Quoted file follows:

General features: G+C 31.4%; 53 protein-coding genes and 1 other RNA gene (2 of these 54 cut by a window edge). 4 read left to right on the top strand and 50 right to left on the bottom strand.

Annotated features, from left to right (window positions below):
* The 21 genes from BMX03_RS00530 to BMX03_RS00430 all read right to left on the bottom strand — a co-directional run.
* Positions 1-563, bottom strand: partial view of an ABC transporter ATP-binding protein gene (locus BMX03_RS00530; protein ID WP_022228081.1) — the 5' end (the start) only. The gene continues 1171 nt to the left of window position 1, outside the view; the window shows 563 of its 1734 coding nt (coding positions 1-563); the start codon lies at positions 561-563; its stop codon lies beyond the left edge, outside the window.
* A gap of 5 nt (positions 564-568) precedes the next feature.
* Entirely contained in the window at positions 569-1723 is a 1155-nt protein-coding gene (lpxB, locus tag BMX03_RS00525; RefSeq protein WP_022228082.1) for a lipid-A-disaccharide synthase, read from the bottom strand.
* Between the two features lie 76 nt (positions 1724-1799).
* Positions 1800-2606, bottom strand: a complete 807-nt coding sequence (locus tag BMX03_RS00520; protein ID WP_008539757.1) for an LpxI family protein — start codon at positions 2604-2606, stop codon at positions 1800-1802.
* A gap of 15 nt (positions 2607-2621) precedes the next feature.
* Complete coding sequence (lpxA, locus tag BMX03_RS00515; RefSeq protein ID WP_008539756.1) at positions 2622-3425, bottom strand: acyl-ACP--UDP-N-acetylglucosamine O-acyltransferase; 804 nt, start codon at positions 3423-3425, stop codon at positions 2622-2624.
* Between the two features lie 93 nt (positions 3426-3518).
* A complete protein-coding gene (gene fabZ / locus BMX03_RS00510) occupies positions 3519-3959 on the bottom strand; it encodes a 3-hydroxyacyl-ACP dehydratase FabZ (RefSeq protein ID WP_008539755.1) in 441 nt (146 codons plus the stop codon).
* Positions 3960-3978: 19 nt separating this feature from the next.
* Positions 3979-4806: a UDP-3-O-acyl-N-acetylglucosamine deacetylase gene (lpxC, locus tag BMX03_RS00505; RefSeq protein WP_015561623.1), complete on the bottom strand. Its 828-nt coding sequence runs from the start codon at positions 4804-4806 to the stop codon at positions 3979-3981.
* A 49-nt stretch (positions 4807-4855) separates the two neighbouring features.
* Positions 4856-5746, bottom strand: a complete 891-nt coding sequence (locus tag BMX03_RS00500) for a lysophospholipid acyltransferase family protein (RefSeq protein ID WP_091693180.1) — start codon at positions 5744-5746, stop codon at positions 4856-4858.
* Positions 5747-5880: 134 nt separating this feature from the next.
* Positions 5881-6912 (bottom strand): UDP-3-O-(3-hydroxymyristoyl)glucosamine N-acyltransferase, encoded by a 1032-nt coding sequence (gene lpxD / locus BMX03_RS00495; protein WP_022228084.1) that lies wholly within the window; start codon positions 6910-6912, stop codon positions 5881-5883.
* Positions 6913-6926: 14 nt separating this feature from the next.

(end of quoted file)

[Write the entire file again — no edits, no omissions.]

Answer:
General features: G+C 31.4%; 53 protein-coding genes and 1 other RNA gene (2 of these 54 cut by a window edge). 4 read left to right on the top strand and 50 right to left on the bottom strand.

Annotated features, from left to right (window positions below):
* The 21 genes from BMX03_RS00530 to BMX03_RS00430 all read right to left on the bottom strand — a co-directional run.
* Positions 1-563, bottom strand: partial view of an ABC transporter ATP-binding protein gene (locus BMX03_RS00530; protein ID WP_022228081.1) — the 5' end (the start) only. The gene continues 1171 nt to the left of window position 1, outside the view; the window shows 563 of its 1734 coding nt (coding positions 1-563); the start codon lies at positions 561-563; its stop codon lies beyond the left edge, outside the window.
* A gap of 5 nt (positions 564-568) precedes the next feature.
* Entirely contained in the window at positions 569-1723 is a 1155-nt protein-coding gene (lpxB, locus tag BMX03_RS00525; RefSeq protein WP_022228082.1) for a lipid-A-disaccharide synthase, read from the bottom strand.
* Between the two features lie 76 nt (positions 1724-1799).
* Positions 1800-2606, bottom strand: a complete 807-nt coding sequence (locus tag BMX03_RS00520; protein ID WP_008539757.1) for an LpxI family protein — start codon at positions 2604-2606, stop codon at positions 1800-1802.
* A gap of 15 nt (positions 2607-2621) precedes the next feature.
* Complete coding sequence (lpxA, locus tag BMX03_RS00515; RefSeq protein ID WP_008539756.1) at positions 2622-3425, bottom strand: acyl-ACP--UDP-N-acetylglucosamine O-acyltransferase; 804 nt, start codon at positions 3423-3425, stop codon at positions 2622-2624.
* Between the two features lie 93 nt (positions 3426-3518).
* A complete protein-coding gene (gene fabZ / locus BMX03_RS00510) occupies positions 3519-3959 on the bottom strand; it encodes a 3-hydroxyacyl-ACP dehydratase FabZ (RefSeq protein ID WP_008539755.1) in 441 nt (146 codons plus the stop codon).
* Positions 3960-3978: 19 nt separating this feature from the next.
* Positions 3979-4806: a UDP-3-O-acyl-N-acetylglucosamine deacetylase gene (lpxC, locus tag BMX03_RS00505; RefSeq protein WP_015561623.1), complete on the bottom strand. Its 828-nt coding sequence runs from the start codon at positions 4804-4806 to the stop codon at positions 3979-3981.
* A 49-nt stretch (positions 4807-4855) separates the two neighbouring features.
* Positions 4856-5746, bottom strand: a complete 891-nt coding sequence (locus tag BMX03_RS00500) for a lysophospholipid acyltransferase family protein (RefSeq protein ID WP_091693180.1) — start codon at positions 5744-5746, stop codon at positions 4856-4858.
* Positions 5747-5880: 134 nt separating this feature from the next.
* Positions 5881-6912 (bottom strand): UDP-3-O-(3-hydroxymyristoyl)glucosamine N-acyltransferase, encoded by a 1032-nt coding sequence (gene lpxD / locus BMX03_RS00495; protein WP_022228084.1) that lies wholly within the window; start codon positions 6910-6912, stop codon positions 5881-5883.
* Positions 6913-6926: 14 nt separating this feature from the next.